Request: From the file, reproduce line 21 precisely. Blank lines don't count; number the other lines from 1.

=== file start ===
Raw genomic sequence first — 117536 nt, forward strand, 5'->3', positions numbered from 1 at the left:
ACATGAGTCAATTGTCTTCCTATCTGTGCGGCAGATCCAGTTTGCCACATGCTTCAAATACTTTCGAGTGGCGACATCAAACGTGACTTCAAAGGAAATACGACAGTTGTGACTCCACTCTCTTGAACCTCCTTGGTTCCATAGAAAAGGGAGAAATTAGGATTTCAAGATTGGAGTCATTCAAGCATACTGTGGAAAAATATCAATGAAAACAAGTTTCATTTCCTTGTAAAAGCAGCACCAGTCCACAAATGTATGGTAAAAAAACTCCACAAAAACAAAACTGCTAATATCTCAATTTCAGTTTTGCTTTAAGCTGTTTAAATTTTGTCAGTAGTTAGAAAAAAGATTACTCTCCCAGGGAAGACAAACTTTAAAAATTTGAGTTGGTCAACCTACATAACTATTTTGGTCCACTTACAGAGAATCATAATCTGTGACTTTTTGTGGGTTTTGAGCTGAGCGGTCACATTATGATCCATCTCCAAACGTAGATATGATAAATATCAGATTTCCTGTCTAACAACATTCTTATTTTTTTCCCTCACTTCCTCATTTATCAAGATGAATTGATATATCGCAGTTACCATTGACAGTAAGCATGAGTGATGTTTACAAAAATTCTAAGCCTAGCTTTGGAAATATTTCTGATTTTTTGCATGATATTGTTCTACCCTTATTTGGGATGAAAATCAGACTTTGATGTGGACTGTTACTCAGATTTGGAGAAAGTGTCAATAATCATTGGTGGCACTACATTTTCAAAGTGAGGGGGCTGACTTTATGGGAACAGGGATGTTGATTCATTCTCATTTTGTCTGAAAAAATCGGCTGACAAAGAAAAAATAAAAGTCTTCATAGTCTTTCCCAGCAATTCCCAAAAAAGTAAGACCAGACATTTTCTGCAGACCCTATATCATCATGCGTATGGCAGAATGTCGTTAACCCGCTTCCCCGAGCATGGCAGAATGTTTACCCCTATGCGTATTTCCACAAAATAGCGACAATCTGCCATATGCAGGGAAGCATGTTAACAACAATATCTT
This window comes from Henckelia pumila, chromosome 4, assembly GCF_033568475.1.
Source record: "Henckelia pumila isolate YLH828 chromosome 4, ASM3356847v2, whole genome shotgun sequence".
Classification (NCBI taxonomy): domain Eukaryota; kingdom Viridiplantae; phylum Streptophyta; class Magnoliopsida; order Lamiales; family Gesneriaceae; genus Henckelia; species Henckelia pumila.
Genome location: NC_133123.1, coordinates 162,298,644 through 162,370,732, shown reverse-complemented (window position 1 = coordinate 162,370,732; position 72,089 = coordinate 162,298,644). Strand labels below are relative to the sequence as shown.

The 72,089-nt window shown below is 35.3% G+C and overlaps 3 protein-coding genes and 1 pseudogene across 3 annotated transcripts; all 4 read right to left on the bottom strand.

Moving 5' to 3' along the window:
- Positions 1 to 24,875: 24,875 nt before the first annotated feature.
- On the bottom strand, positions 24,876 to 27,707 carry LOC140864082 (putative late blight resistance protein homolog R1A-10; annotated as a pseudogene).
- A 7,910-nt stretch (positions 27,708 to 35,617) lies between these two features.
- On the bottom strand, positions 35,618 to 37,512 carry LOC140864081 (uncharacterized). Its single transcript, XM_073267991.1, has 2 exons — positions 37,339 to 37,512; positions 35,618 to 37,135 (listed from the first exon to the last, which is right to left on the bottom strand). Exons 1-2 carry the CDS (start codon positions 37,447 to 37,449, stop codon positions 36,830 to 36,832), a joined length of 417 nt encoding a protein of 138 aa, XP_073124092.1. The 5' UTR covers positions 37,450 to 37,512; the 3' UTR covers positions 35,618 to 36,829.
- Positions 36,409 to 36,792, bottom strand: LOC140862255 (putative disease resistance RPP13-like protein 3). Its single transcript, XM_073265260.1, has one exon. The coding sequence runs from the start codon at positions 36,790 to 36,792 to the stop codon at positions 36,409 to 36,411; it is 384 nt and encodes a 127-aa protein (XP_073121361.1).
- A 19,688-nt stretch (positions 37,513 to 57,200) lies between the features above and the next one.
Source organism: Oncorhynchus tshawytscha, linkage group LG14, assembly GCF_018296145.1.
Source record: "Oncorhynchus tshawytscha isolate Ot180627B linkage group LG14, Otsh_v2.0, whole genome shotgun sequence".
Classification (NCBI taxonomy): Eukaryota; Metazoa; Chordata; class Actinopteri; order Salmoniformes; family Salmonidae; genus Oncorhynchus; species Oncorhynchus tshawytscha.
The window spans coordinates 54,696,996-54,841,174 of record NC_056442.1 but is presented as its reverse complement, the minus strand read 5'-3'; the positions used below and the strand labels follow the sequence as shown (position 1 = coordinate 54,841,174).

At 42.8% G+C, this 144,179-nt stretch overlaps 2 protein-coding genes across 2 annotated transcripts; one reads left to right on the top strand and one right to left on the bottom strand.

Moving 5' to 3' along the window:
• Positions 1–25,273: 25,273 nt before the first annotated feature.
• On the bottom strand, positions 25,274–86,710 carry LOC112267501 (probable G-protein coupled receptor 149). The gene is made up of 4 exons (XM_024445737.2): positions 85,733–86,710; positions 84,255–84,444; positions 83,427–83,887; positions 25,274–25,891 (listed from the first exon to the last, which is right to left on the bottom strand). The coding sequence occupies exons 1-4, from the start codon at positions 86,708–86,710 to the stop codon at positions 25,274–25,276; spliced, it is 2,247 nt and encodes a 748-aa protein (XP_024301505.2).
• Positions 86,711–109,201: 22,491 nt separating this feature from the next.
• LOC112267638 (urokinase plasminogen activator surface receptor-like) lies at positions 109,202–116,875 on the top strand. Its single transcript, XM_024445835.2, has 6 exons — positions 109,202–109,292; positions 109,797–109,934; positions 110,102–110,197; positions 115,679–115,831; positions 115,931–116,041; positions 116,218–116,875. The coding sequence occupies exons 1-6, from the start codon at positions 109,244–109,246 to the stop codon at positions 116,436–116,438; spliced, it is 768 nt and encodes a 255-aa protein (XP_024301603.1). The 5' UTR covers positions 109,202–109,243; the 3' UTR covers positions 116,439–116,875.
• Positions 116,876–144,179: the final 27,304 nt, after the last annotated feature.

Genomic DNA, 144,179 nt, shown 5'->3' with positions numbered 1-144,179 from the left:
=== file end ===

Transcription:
• Positions 1–25,273: 25,273 nt before the first annotated feature.